US sends 10 Guantanamo Bay detainees to Oman

US sends 10 Guantanamo Bay detainees to Oman
Oman has announced it’s accepting 10 Guantanamo detainees, just days before President Obama leaves office. The men were on the list of those approved from transfer.

A concise announcement from the Omani News Agency in Muscat said Sultan Qaboos Bin Said has agreed to take in the men “in consideration to their humanitarian situation.” It described their status there as being in “temporary residence.”

There was no immediate word from the US Defense Department about the transfer.

The Miami Herald reported Oman as “the largest Guantanamo resettlement nation” with the sultanate accepting 20 captives in three transfers “of 10, four and six men in January 2016 and in 2015.”

The men had previously been approved for transfer but remained in limbo because they came from Yemen, which is considered unstable, since the country has been in a state of political crisis since 2011, coupled with an ongoing Saudi-led military assault.

During his election campaign, outgoing US President Barack Obama promised to close the controversial military prison, arguing it served as a recruiting tool for Islamic State. There were 242 prisoners at the site when he took office. After Monday’s announcement there are 45 remaining. As Obama tried to meet his campaign promise, he was met with strong opposition from Congressional lawmakers worried that downsizing the facility and housing detainees in US state prisons would make it targets for reprisals.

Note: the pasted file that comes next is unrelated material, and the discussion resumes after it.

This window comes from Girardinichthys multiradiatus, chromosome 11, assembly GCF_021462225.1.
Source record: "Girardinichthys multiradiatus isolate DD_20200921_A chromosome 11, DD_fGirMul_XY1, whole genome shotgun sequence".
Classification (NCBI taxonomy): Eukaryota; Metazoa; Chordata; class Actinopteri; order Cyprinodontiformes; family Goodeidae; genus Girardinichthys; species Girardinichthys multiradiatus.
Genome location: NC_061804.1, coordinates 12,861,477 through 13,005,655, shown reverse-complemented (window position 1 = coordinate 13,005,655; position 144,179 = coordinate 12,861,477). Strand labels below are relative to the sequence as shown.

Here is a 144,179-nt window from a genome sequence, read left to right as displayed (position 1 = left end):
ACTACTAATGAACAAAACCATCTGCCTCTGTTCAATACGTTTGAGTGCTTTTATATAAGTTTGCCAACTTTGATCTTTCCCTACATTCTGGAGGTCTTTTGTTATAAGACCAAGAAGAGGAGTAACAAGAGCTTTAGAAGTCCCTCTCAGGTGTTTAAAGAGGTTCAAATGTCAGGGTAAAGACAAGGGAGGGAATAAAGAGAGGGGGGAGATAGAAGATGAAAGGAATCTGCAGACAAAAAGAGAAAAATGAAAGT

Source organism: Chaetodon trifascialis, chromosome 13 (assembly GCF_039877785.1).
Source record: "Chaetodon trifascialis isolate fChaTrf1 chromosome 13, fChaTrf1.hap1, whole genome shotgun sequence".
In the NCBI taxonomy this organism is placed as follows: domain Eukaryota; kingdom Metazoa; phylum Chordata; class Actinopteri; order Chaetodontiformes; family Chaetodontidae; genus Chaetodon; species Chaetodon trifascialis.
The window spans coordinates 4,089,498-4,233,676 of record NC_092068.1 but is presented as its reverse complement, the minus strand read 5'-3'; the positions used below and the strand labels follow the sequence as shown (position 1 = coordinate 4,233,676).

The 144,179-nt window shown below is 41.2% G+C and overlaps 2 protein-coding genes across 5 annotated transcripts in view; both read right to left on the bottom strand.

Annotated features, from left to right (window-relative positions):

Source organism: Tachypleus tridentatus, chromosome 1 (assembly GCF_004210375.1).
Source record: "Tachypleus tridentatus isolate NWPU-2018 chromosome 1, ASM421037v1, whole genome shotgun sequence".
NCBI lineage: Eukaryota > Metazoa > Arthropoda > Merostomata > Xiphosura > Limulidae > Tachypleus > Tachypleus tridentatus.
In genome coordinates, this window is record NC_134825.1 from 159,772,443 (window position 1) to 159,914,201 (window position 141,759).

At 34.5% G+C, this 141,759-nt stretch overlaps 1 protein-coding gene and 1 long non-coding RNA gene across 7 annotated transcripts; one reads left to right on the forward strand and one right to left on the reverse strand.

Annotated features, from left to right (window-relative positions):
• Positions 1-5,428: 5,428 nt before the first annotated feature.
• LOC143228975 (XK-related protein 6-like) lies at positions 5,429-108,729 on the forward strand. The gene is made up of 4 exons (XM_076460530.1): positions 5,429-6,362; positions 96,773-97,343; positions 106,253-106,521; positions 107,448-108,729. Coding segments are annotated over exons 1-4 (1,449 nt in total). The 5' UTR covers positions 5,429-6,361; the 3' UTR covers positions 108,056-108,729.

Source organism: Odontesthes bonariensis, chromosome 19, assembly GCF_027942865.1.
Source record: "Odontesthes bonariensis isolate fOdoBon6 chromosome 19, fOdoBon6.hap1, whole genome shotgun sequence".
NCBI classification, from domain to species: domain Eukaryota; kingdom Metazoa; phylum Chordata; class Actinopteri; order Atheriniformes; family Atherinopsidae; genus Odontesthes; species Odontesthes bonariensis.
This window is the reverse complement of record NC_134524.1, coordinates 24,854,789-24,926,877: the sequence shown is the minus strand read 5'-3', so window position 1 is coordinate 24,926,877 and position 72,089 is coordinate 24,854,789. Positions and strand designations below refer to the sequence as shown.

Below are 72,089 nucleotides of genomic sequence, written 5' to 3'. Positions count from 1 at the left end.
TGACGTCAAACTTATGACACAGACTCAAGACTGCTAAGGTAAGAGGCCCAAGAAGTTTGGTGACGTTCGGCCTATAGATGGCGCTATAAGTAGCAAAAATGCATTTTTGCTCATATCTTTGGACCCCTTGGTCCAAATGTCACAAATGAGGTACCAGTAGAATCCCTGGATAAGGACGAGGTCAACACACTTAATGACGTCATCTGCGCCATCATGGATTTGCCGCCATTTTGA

In November 2015, Congress issued a ban on transferring detainees to US soil for any reason, including trial. 

The US opened the prison at the US naval base in Cuba to hold “militants” suspected of ties to al-Qaeda and Taliban after the 9/11 attacks. Most were never charged with a crime, but their indefinite detention, sometimes as long as 14 years, and their mistreatment triggered international criticism.

US officials said 19 of the remaining 55 prisoners at the military prison were cleared for release and could be freed in the final days of Obama’s presidency, AP reported.
A September report released by the Office of the Director of National Intelligence said 122 of the 693 detainees transferred out of the prison, or 17.6 percent returned to fighting.

Most of the 693 detainees held at Guantanamo were transferred under the Bush administration. Of Bush’s transfers, 21 percent were confirmed to have re-engaged in military activities. Only 9 of the 161 detainees transferred by Obama, or 6 percent, have resumed fighting, according to AP.

The majority of Guantanamo prisoners have been sent to Afghanistan, Saudi Arabia and Pakistan.

President-elect Donald Trump tweeted two weeks ago for a cessation in transfers, a request the Obama White House rejected, arguing “these are extremely dangerous people.”

During his campaign, Trump said not only does he want to keep the military prison open, but also "load it up with some bad dudes."